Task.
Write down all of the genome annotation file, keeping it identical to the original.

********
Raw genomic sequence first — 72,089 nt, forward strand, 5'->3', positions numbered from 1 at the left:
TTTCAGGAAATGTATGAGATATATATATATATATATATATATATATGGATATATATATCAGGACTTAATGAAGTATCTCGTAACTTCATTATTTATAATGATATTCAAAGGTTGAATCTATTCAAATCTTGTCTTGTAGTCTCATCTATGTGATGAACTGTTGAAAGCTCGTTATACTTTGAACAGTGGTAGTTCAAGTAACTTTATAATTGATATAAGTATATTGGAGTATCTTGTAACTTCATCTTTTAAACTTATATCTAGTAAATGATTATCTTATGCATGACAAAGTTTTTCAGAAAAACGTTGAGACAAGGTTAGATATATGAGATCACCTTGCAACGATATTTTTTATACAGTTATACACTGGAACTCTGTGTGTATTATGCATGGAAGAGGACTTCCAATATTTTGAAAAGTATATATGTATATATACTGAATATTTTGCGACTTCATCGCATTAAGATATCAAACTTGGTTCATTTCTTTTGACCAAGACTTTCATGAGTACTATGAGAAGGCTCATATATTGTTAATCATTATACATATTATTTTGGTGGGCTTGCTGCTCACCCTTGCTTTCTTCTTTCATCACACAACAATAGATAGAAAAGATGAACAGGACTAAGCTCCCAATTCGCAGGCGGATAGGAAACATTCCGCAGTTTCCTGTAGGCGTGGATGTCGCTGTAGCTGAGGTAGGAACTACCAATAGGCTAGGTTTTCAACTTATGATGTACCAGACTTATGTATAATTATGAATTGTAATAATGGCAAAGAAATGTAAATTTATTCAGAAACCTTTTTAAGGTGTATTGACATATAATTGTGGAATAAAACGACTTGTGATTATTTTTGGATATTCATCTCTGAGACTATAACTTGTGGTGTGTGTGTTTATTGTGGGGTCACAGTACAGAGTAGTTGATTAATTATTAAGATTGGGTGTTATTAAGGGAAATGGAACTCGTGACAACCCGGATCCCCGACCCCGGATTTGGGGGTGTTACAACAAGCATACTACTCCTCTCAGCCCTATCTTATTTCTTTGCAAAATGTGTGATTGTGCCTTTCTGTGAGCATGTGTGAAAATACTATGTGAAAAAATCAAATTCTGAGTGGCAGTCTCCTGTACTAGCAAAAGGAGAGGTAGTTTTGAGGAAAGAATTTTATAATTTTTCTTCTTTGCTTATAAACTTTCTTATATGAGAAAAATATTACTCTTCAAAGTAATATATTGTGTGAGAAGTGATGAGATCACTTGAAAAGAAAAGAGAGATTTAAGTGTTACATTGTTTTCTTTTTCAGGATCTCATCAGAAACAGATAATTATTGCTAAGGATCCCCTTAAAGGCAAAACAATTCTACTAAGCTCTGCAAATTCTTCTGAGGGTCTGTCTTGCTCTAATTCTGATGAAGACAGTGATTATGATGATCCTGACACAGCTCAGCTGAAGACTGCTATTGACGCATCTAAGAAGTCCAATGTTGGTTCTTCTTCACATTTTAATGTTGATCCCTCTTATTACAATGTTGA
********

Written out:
Raw genomic sequence first — 72,089 nt, forward strand, 5'->3', positions numbered from 1 at the left:
TTTCAGGAAATGTATGAGATATATATATATATATATATATATATATGGATATATATATCAGGACTTAATGAAGTATCTCGTAACTTCATTATTTATAATGATATTCAAAGGTTGAATCTATTCAAATCTTGTCTTGTAGTCTCATCTATGTGATGAACTGTTGAAAGCTCGTTATACTTTGAACAGTGGTAGTTCAAGTAACTTTATAATTGATATAAGTATATTGGAGTATCTTGTAACTTCATCTTTTAAACTTATATCTAGTAAATGATTATCTTATGCATGACAAAGTTTTTCAGAAAAACGTTGAGACAAGGTTAGATATATGAGATCACCTTGCAACGATATTTTTTATACAGTTATACACTGGAACTCTGTGTGTATTATGCATGGAAGAGGACTTCCAATATTTTGAAAAGTATATATGTATATATACTGAATATTTTGCGACTTCATCGCATTAAGATATCAAACTTGGTTCATTTCTTTTGACCAAGACTTTCATGAGTACTATGAGAAGGCTCATATATTGTTAATCATTATACATATTATTTTGGTGGGCTTGCTGCTCACCCTTGCTTTCTTCTTTCATCACACAACAATAGATAGAAAAGATGAACAGGACTAAGCTCCCAATTCGCAGGCGGATAGGAAACATTCCGCAGTTTCCTGTAGGCGTGGATGTCGCTGTAGCTGAGGTAGGAACTACCAATAGGCTAGGTTTTCAACTTATGATGTACCAGACTTATGTATAATTATGAATTGTAATAATGGCAAAGAAATGTAAATTTATTCAGAAACCTTTTTAAGGTGTATTGACATATAATTGTGGAATAAAACGACTTGTGATTATTTTTGGATATTCATCTCTGAGACTATAACTTGTGGTGTGTGTGTTTATTGTGGGGTCACAGTACAGAGTAGTTGATTAATTATTAAGATTGGGTGTTATTAAGGGAAATGGAACTCGTGACAACCCGGATCCCCGACCCCGGATTTGGGGGTGTTACAACAAGCATACTACTCCTCTCAGCCCTATCTTATTTCTTTGCAAAATGTGTGATTGTGCCTTTCTGTGAGCATGTGTGAAAATACTATGTGAAAAAATCAAATTCTGAGTGGCAGTCTCCTGTACTAGCAAAAGGAGAGGTAGTTTTGAGGAAAGAATTTTATAATTTTTCTTCTTTGCTTATAAACTTTCTTATATGAGAAAAATATTACTCTTCAAAGTAATATATTGTGTGAGAAGTGATGAGATCACTTGAAAAGAAAAGAGAGATTTAAGTGTTACATTGTTTTCTTTTTCAGGATCTCATCAGAAACAGATAATTATTGCTAAGGATCCCCTTAAAGGCAAAACAATTCTACTAAGCTCTGCAAATTCTTCTGAGGGTCTGTCTTGCTCTAATTCTGATGAAGACAGTGATTATGATGATCCTGACACAGCTCAGCTGAAGACTGCTATTGACGCATCTAAGAAGTCCAATGTTGGTTCTTCTTCACATTTTAATGTTGATCCCTCTTATTACAATGTTGA